The Education Trust-West 2011 Policy Agenda


As 2011 begins, California faces significant challenges that threaten the future of its students. California ranks in the bottom 15 percent of the nation in reading and math on national assessments, and wide opportunity and achievement gaps persist in our schools. Governor Jerry Brown’s new budget projects a $25 billion shortfall and proposes significant cuts to the state’s universities and community colleges. While the governor seeks to spare K-12 education from cuts of more than $2 billion, spending levels will still fall in 2011-12 as one-time federal stimulus money dries up.

At the same time, there is reason for hope. Governor Brown and the new legislature have the potential to usher in an era of change in Sacramento, removing the political gridlock that has stalled the passage of key education reforms. As the most diverse state in the nation, one in which students of color make up 73 percent of California public schools, California is well positioned to leverage its great linguistic and cultural diversity when competing in an increasingly global economy. And with public universities and a technology sector that are the envy of the nation, California must be at the forefront of producing the next generation of this nation’s leaders and innovators. Now is the time to leverage California’s assets and push for change that will accelerate the pace of progress in the state’s public schools. The status quo is no longer acceptable. Therefore, we must focus on reforms in four critical areas:

1. Ensure access to effective teachers for every student.

While teachers and principals are the most valuable resources in our schools, we need to find new ways to support and leverage our precious human capital—and ensure that our highest-need students have access to our very best teachers and leaders.

2. Ensure accountability for student performance and the equitable use of education resources.
As we confront the dual challenges of budget deficits and persistent achievement and opportunity gaps, we must maintain high expectations for student performance while ensuring that scarce dollars benefit the students of color and students in poverty who have been traditionally underserved by our education system. 

3. Support access to and success in college and career, from K-12 through higher education.
We need to raise expectations, prevent students from being “tracked” into lower-level courses and programs based on perceived ability, and ensure accountability for student attainment so that all students are eligible to attend college and are prepared for both college and career success. 

4. Implement statewide data systems that support teaching and learning at the local level.
Our state must have a longitudinal data system that provides critical information to decision-makers at all levels to address student needs and improve education systems. Here, we lay out the targeted policy recommendations that we believe will promote positive change in each of these areas. We encourage our state’s leaders to take bold, reform-minded actions to close the achievement and opportunity gaps that have long stifled the promise of so many of our state’s students of color and students in poverty—thereby ensuring that every child in California receives a high-quality education.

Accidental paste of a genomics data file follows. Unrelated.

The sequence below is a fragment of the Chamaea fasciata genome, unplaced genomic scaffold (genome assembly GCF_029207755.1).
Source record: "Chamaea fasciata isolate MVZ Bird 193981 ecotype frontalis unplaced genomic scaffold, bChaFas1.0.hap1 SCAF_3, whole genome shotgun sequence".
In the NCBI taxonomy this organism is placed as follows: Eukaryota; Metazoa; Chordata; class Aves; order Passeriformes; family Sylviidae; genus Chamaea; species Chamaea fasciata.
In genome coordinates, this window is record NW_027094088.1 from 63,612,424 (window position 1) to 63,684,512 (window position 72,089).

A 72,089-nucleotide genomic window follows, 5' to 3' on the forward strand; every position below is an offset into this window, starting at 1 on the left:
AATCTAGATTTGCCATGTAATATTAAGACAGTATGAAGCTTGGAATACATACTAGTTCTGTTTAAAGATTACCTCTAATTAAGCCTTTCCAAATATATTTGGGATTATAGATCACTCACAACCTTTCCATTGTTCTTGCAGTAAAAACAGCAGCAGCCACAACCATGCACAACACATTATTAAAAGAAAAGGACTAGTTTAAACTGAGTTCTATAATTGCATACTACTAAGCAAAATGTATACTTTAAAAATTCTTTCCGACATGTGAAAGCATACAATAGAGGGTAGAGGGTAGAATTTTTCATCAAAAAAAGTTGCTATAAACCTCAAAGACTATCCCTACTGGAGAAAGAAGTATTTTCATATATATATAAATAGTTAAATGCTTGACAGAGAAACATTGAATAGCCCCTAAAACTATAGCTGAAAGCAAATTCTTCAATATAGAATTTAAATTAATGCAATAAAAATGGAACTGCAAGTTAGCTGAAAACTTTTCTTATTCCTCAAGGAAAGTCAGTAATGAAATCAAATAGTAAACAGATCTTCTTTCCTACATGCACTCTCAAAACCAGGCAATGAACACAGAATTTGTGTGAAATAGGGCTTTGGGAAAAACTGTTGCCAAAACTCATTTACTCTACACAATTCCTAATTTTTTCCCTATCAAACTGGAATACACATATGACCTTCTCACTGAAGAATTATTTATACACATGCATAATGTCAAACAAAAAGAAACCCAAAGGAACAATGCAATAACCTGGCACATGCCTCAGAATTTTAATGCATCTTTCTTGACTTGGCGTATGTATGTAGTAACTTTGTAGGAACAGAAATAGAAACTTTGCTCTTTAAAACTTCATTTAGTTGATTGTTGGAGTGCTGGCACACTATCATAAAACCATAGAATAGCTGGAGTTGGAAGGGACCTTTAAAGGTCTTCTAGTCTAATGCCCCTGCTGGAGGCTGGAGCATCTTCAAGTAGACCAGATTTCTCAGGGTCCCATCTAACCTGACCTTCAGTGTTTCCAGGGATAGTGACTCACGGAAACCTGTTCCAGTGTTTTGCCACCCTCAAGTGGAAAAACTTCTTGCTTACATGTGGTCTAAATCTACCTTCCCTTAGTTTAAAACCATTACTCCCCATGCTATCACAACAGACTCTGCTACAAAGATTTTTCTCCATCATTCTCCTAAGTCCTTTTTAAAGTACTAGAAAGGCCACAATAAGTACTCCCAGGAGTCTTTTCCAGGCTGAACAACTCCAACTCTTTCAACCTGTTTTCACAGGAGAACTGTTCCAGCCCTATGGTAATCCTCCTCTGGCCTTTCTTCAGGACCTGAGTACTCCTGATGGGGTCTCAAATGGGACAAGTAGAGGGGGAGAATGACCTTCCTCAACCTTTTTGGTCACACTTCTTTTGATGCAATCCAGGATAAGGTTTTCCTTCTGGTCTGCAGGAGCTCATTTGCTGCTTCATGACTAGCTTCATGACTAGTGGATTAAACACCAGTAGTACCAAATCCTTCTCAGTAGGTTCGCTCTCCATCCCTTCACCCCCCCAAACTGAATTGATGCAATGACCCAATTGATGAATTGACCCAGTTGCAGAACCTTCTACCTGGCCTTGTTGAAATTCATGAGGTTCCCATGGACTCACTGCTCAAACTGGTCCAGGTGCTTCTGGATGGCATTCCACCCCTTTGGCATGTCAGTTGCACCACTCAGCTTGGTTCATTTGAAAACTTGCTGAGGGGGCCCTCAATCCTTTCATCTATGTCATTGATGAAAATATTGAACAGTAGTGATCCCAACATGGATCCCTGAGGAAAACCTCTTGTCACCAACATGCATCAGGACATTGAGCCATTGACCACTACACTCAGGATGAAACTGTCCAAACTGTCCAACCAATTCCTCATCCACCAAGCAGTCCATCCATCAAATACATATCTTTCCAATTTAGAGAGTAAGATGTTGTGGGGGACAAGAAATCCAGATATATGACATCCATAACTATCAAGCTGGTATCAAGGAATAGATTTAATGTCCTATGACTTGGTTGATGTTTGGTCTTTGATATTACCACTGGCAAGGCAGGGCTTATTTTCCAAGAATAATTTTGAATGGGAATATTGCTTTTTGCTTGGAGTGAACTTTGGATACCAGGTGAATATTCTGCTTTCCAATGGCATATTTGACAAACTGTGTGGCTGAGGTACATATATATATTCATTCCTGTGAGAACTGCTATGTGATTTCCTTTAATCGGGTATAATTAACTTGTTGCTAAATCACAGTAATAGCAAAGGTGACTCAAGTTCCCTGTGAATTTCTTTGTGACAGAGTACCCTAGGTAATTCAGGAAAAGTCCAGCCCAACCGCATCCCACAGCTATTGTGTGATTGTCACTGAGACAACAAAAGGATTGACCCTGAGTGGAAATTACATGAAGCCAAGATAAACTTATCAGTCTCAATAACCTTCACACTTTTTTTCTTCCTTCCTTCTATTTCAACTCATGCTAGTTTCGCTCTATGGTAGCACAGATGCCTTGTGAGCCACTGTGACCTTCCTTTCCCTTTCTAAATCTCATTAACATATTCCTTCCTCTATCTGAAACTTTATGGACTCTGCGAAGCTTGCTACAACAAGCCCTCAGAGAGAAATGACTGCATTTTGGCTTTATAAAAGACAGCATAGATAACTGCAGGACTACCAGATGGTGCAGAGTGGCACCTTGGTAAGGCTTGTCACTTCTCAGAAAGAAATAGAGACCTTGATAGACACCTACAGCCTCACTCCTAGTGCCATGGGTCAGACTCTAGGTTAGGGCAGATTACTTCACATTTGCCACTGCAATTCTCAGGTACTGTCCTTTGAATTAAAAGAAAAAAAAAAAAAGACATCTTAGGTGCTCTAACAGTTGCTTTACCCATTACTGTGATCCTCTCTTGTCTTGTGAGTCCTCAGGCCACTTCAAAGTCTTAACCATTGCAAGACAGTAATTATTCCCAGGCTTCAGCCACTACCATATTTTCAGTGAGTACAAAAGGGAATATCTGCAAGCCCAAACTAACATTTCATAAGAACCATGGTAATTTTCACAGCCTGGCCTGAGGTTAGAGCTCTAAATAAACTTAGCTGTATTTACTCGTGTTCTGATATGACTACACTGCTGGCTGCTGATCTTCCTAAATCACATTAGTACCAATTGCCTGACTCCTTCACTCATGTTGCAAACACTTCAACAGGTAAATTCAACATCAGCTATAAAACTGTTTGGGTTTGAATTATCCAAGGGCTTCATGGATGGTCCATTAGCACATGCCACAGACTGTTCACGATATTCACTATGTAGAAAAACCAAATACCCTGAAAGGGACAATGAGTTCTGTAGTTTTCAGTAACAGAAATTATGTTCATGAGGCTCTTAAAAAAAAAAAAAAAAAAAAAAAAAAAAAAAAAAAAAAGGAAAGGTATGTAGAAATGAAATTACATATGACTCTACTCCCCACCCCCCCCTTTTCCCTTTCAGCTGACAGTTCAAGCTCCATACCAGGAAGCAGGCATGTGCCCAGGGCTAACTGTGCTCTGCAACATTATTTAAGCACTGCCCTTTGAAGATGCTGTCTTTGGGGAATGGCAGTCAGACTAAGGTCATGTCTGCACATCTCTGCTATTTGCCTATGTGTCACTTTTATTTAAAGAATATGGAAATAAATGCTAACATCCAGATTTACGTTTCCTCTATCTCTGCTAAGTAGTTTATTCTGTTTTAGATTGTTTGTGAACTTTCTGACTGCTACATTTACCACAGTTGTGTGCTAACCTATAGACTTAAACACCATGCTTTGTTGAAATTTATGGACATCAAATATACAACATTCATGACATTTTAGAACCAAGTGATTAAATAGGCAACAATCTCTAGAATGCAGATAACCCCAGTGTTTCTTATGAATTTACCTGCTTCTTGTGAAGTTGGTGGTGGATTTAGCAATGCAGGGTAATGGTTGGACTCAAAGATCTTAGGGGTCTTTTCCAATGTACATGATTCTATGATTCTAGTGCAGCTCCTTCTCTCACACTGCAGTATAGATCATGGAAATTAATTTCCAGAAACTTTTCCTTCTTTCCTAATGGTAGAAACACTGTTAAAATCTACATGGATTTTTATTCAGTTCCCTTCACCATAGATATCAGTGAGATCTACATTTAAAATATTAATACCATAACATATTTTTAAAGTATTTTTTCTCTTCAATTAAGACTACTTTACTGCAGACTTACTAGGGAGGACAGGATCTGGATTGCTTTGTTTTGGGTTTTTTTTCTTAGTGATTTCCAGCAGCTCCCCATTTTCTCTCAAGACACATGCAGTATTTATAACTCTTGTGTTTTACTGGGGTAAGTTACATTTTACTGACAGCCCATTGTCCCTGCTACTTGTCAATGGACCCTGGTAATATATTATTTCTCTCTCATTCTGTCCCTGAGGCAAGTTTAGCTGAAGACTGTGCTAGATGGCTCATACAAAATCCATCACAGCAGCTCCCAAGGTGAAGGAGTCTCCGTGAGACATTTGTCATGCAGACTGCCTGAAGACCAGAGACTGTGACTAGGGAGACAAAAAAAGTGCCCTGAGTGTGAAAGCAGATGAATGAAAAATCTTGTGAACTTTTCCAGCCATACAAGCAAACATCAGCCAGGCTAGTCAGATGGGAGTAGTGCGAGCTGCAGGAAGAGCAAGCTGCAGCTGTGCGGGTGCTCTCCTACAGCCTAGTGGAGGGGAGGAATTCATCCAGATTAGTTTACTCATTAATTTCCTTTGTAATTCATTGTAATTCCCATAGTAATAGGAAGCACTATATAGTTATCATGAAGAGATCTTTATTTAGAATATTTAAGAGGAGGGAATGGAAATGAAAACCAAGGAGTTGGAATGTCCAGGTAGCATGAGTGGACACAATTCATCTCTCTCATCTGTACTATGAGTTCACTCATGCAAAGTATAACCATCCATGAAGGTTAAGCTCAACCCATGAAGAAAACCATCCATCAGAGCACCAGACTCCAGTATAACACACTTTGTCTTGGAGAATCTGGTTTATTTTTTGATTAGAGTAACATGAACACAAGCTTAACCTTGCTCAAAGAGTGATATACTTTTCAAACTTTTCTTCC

Download the 2011 Policy Agenda

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Karla Fernandez

Communications Manager

Karla Fernandez (she/her/hers) joins Ed Trust–West as a Communications Manager with over 11 years of experience advancing social impact initiatives.

Karla started her career as a teacher at Chicago Public Schools and UIC College Prep. After teaching, Karla joined United Friends of the Children to support LA County’s youth in foster care as a college counselor. Through Leadership for Educational Equity, Karla also served as a Policy Advisor Fellow for the office of a Los Angeles Unified School Board Member. She solidified her interests in policy analysis and quantitative research during her time with the Price Center for Social Innovation, the Housing Authority of the City of Los Angeles, and the USC Presidential Working Group on Sustainability. Before joining The Education Trust–West, Karla was the Associate Director for the Southeast Los Angeles (SELA) Collaborative, a network of nonprofits advocating for communities in SELA.

Karla holds a Bachelor’s Degree in Anthropology from the University of Chicago, a Master of Public Policy from the USC Price School of Public Policy, and a Graduate Certificate in Policy Advocacy from the USC Annenberg School for Communication and Journalism. Karla is based out of southern California and is passionate about using data analysis, communications, and digital strategies for policy advocacy and social justice efforts.